People are responsible for their actions. The degree to which one is either blamed or praised for those actions is determined by a number of factors. In moral theology, one such factor used in weighing culpability for an evil act is ignorance. Literally, “ignorance” means “not knowing,” and usually refers to something one should know. If I get behind the wheel of a car and start to drive, I may not know the speed limit of the road I’m driving on, but I should know that speed limit.
Invincible ignorance is the type of ignorance that cannot be overcome, while vincible ignorance can be overcome with a relatively normal amount of effort and diligence. Vincible ignorance does not typically reduce culpability and it is this type of ignorance that we should strive to overcome throughout the course of life. Diminishing vincible ignorance is at the heart of education and every pursuit of knowledge. Knowledge at the horizon is advanced not by mere repetition of what has been received and maintenance of the status quo. On the contrary, it is advanced by constructive and thoughtful criticism, by asking questions, by challenging accepted notions and seeking greater understanding as new data – including the data of lived experience – become available.
It is this type of ignorance — vincible ignorance — which seems so frequently to be present in most of what comes from official church statements about God’s gay and lesbian children and same-sex relationships, including ongoing debates about public recognition of those relationships in marriage.
I continue to be so very saddened by the un-Christlike actions of our episcopal leaders who seem to be stuck in a state of vincible ignorance when it comes to gay and lesbian people. They seem not only to be blind to the truths about sexual orientation that we are learning from all areas of science, but they also are unwilling to implement a Catholic approach to scriptural theology when it comes to discussing what Sacred Scriptures really say about same-sex attraction.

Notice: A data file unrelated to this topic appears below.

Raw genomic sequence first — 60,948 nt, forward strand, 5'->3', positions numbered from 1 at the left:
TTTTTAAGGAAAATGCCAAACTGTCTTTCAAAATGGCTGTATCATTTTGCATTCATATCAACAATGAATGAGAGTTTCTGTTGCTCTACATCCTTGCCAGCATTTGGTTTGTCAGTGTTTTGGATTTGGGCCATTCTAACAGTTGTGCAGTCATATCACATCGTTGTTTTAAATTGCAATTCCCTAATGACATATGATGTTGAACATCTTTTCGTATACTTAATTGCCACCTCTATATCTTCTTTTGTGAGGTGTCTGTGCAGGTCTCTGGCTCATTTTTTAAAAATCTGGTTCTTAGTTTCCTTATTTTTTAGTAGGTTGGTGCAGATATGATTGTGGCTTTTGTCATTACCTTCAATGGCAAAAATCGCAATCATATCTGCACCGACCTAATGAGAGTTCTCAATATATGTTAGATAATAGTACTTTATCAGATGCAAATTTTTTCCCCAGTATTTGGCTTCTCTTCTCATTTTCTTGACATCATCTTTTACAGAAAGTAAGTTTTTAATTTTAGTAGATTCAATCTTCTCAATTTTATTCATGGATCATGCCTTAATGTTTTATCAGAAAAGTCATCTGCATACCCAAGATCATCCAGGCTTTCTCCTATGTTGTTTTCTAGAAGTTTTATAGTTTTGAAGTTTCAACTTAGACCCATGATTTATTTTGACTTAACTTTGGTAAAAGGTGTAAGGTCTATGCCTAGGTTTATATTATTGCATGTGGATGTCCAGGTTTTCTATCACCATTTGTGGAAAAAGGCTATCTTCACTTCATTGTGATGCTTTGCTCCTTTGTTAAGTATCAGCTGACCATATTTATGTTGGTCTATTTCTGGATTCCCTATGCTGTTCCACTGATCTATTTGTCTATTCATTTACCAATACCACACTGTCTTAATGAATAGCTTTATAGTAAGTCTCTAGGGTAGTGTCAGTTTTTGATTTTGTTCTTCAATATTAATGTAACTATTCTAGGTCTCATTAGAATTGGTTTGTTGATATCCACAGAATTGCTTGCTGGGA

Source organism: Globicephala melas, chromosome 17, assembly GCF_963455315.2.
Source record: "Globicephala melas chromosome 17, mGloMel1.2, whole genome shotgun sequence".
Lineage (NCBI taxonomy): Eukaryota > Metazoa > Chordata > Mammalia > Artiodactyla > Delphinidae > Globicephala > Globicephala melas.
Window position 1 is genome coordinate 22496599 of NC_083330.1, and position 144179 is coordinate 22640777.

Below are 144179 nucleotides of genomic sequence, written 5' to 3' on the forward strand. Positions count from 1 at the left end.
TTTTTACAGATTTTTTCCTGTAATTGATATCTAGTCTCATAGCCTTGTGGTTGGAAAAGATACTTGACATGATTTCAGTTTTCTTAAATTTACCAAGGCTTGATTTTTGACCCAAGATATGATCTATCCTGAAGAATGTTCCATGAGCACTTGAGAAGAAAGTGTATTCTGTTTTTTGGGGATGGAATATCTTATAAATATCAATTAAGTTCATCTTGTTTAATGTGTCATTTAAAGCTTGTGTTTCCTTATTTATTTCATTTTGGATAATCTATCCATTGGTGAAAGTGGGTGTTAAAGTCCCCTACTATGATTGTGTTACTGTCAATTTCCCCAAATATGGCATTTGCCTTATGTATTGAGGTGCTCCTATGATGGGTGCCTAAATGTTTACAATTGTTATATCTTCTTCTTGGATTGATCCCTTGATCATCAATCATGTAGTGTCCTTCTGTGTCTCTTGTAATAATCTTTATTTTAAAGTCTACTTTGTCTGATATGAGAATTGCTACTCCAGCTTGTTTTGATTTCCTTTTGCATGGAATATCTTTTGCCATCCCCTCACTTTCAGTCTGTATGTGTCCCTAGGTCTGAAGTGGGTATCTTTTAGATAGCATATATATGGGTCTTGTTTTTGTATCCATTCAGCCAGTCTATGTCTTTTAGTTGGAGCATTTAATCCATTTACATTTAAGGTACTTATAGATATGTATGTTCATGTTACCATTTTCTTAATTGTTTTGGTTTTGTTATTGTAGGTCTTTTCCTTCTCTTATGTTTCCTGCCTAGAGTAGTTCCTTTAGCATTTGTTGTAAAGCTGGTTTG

And — perhaps what is saddest of all — is that they seem to think that love, all of which comes from God, is a zero-sum reality.
On the first two points, the bishops and others who oppose the recognition of numerous civil rights for gay and lesbian people — especially marriage — have begun to use the term “sexual difference” instead of “sexual orientation” as they put forth their arguments. In their lingo, “sexual difference” simply means that males and females are different, and that this difference has predetermined goals, ends and purposes that are the same for everyone. In their minds, the purpose of “sexual difference” is the creation of family — men and women coming together in exclusive, lifelong partnerships, for the raising and rearing of children. Bishop Salvatore Cordileone, the current voice of the American bishops’ opposition to the repeal of the Defense of Marriage Act (DOMA), uses the term in this way: “There is no corresponding duty, however, for society to disregard the meaning of sexual difference and its practical consequences for the common good; to override fundamental rights, such as religious liberty; and to re-define our most basic social institution.'” To put it bluntly, the “meaning” of sexual difference and one of those “practical consequences” is simply that every man and every woman should be heterosexual and should have an inherent desire to seek out an opposite-sex partner for a life-long spousal relationship.
This, of course, is where Bishop Cordileone and his confreres completely miss the boat and express their vincible ignorance. They continue to try to retrofit a square peg into a round hole, and refuse to consider the perspective in which all the pieces fit together – a perspective which honors fundamental Christian anthropology and incorporates the lived and valid experience of God’s gay and lesbian children.